In a worst-case situation, unpaid property tax can result in a lien being placed on the property. Check the property taxes before you sell to avoid this situation.

  1. Check what utilities are available.

Often prospective buyers want to know what they can do with the property. They may want to use the vacant land as-is, but they may have plans to build on the property or make improvements. 

It’s important to know what utilities are currently on-site and which are available. If the raw land was ever built on, there may be electric or a septic system, for example.

If there aren’t utilities on the property, interested buyers will want to know what is available from the county. For example, is there public water available or would they need to install a well? Knowing the answers to these questions will help you sell your vacant lot.

  1. Check the current zoning.

Along with utilities, land buyers also want to know what the land can be used for. Will they be able to build on the land? If they can’t build on the land, can it be used for recreational purposes? For example, could an RV be parked there and for how long? 

Knowing what the land can be used for is key to finding a buyer. Once you understand the land’s uses you can target buyers for that use. For example, builders, hunting groups, or RV owners.

  1. Review any deed restrictions.

Deed restrictions are written rules and regulations that determine what a piece of land can and cannot be used for. Deed restrictions “run with the land,” which means that changes in ownership do not remove the restrictions.

A common form of deed restriction in residential land are Homeowners Association (HOA) covenants. These covenants are used to maintain a unified appearance of the subdivision by specifying what can and cannot be built.

  1. List what is being conveyed with the land.

This is just another way of saying what comes with the land, such as personal property. If the land is being sold with improvements, you’ll want to list them.

Certain improvements convey unless otherwise specified like fences or permanent structures. Items like farm equipment or a portable storage shed are more of a gray area. If you plan to take any items with you, make it clear to your prospective buyer by listing those items on the purchase contract.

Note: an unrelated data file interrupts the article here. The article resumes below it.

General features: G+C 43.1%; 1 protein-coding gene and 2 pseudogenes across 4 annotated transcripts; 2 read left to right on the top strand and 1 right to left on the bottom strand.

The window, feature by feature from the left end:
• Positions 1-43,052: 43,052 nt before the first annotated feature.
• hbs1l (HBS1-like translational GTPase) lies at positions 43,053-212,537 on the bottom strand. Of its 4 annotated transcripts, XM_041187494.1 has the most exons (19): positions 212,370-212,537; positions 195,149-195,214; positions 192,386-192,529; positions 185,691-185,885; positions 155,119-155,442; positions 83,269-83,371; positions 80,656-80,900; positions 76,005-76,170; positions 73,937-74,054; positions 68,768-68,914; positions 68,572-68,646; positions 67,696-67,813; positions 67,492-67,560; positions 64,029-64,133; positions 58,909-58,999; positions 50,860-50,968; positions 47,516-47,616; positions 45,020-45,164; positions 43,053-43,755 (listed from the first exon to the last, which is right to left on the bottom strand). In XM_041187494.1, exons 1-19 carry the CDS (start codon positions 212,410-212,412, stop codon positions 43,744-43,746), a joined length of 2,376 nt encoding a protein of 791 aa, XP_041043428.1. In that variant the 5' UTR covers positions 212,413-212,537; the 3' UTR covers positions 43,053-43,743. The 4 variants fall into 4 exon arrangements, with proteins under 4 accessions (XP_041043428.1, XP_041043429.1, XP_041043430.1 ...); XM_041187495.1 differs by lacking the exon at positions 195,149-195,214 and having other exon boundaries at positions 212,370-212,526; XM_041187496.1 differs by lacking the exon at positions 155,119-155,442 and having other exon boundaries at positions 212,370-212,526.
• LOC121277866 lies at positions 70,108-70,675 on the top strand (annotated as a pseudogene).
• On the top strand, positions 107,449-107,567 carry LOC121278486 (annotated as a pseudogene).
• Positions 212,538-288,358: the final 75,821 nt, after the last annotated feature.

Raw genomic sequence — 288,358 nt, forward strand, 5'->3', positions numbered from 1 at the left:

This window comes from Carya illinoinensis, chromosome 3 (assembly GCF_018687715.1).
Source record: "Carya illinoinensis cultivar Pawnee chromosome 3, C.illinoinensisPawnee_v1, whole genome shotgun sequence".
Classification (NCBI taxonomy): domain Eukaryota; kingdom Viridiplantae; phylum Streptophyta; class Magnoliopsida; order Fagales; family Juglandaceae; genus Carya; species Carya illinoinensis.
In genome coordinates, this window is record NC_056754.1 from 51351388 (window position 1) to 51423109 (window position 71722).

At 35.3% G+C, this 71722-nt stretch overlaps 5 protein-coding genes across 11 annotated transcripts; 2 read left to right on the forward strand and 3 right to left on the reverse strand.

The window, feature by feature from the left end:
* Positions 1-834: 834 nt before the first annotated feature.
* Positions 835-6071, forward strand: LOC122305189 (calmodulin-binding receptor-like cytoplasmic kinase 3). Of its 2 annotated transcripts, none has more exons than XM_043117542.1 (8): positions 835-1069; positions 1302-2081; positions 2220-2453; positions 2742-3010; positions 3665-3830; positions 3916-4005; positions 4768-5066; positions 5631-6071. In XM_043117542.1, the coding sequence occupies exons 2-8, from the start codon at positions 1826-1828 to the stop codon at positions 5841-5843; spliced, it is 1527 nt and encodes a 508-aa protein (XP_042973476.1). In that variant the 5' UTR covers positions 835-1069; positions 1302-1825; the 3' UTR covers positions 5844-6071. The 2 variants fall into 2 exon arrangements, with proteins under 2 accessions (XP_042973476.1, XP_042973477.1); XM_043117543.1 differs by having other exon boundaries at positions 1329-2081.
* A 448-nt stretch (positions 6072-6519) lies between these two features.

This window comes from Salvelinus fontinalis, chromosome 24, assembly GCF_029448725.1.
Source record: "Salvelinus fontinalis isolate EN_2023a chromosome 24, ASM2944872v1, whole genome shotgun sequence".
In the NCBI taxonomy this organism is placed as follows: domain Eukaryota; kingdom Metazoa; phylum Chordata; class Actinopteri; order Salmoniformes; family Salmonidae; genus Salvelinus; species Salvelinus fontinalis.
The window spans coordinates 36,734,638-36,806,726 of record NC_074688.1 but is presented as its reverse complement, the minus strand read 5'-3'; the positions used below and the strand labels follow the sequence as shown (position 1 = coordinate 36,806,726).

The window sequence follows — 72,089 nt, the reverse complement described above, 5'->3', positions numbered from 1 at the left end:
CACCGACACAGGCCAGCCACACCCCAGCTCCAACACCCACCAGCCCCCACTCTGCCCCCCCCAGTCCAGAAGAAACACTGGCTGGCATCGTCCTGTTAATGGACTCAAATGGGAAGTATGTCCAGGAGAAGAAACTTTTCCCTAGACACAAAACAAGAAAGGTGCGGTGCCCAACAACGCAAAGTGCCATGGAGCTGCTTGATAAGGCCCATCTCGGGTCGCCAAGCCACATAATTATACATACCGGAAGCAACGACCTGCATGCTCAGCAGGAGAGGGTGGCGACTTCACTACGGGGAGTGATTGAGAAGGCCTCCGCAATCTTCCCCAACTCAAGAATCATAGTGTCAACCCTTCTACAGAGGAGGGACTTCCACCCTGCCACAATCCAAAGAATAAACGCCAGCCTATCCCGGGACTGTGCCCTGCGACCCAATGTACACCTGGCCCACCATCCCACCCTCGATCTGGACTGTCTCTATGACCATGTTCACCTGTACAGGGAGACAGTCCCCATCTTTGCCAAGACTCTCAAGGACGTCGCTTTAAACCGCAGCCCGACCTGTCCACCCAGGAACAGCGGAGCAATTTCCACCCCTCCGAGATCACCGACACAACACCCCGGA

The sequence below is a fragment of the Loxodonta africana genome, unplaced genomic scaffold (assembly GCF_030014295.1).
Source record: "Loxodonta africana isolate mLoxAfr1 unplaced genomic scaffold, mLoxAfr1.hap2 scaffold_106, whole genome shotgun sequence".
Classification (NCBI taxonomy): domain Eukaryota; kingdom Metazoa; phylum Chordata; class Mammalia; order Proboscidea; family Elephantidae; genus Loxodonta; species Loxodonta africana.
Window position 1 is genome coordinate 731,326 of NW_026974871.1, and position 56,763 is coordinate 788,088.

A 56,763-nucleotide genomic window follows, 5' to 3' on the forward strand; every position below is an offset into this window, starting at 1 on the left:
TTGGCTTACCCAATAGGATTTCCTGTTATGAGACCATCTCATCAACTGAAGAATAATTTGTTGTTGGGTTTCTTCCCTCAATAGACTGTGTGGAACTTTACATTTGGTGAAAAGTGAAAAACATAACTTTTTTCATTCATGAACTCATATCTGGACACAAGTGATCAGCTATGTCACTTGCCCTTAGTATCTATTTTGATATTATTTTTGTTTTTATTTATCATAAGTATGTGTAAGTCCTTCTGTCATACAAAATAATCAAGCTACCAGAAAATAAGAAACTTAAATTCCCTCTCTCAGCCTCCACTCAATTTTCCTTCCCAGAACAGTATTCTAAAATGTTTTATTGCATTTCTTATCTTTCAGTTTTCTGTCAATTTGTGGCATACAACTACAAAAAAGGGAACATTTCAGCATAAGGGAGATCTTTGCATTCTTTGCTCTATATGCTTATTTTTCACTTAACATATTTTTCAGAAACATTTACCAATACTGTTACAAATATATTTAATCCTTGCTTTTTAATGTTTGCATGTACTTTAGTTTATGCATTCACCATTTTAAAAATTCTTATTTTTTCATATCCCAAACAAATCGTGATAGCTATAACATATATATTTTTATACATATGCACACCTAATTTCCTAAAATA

1. Find the property’s value. 

You’ll want to know the property’s market value before looking for a buyer. The value of your land is based on many factors, including location, size, zoning, terrain, improvements, and of course, market conditions.

One way to get a very rough idea of the land’s value is to find the assessed value. This is indicated on the property tax bill that you found in the step above. Note that market value could be higher or lower than the property’s assessed value.

To get a more thorough sense of value, you’ll want to compare your parcel to others that are currently listed for sale or have sold recently. This is called the sales comparison approach for determining value. Still, land is often difficult to value precisely because sales are not as frequent as for homes. Also, very few comparable listings or sales will be exactly like yours. 

You can look for the price of a similar property on a website like Zillow. Be sure to filter the properties to only view Lots/Land to simplify the process.

Selling land for cash

You may decide you don't want to go through all the steps above. As an alternative, you could request a cash offer from a we buy land company like ours.

A cash buyer not only greatly simplifies the steps, but also speeds up the selling process. You can get cash for your land in as little as two weeks.

You'll be able to skip the hassle of selling land by owner. You also won't have to pay any real estate agent sales commissions.

When we buy your land for cash, you also won't have to pay any closing costs. So, if you're looking to sell land fast, consider requesting a cash offer today to get started.